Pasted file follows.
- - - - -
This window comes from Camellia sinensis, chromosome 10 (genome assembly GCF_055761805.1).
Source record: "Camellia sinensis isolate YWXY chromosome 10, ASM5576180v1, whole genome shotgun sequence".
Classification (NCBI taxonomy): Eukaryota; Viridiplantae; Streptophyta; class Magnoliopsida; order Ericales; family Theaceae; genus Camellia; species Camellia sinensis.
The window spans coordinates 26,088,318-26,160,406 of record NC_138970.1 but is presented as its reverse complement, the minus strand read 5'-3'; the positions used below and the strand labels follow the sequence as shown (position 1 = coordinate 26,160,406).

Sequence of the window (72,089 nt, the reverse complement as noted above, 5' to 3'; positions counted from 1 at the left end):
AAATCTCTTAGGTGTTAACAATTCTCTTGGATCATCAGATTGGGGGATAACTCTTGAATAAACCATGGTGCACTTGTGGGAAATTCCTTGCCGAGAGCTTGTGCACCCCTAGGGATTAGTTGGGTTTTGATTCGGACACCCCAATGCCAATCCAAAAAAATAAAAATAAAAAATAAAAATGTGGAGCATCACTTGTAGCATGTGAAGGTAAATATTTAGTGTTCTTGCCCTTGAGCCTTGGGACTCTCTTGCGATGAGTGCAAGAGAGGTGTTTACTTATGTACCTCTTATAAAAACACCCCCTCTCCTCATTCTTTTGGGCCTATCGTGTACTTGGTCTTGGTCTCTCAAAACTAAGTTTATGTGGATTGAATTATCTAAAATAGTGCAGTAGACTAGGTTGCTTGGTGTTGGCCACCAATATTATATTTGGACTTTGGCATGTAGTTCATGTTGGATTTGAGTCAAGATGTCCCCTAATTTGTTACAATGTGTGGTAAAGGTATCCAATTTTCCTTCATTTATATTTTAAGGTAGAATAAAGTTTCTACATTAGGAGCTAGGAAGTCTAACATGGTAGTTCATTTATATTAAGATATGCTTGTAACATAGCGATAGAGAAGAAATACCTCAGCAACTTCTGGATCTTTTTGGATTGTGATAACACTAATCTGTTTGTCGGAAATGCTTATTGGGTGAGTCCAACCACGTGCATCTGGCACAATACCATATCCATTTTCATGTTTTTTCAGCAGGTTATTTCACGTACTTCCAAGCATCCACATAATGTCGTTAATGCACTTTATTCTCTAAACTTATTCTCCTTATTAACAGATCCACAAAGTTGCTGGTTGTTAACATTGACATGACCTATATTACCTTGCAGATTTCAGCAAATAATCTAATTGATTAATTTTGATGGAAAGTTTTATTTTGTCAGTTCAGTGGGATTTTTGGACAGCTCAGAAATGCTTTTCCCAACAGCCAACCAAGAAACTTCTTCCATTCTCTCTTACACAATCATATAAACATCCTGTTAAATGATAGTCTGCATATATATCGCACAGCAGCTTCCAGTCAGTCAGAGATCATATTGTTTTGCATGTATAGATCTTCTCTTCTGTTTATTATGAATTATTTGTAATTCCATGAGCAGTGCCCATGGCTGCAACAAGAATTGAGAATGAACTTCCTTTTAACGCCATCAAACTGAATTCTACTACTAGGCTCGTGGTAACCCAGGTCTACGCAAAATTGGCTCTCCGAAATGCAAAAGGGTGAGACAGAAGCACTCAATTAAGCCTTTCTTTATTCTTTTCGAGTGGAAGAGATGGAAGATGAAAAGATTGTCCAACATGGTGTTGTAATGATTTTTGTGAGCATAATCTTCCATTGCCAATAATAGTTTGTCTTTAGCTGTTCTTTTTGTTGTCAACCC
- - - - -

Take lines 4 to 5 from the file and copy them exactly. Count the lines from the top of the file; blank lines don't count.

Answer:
The window spans coordinates 26,088,318-26,160,406 of record NC_138970.1 but is presented as its reverse complement, the minus strand read 5'-3'; the positions used below and the strand labels follow the sequence as shown (position 1 = coordinate 26,160,406).

Sequence of the window (72,089 nt, the reverse complement as noted above, 5' to 3'; positions counted from 1 at the left end):